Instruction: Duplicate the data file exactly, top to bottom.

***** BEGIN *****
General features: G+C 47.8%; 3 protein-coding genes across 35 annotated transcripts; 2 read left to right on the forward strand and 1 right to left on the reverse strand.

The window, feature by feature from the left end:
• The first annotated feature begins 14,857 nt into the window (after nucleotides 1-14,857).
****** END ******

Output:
General features: G+C 47.8%; 3 protein-coding genes across 35 annotated transcripts; 2 read left to right on the forward strand and 1 right to left on the reverse strand.

The window, feature by feature from the left end:
• The first annotated feature begins 14,857 nt into the window (after nucleotides 1-14,857).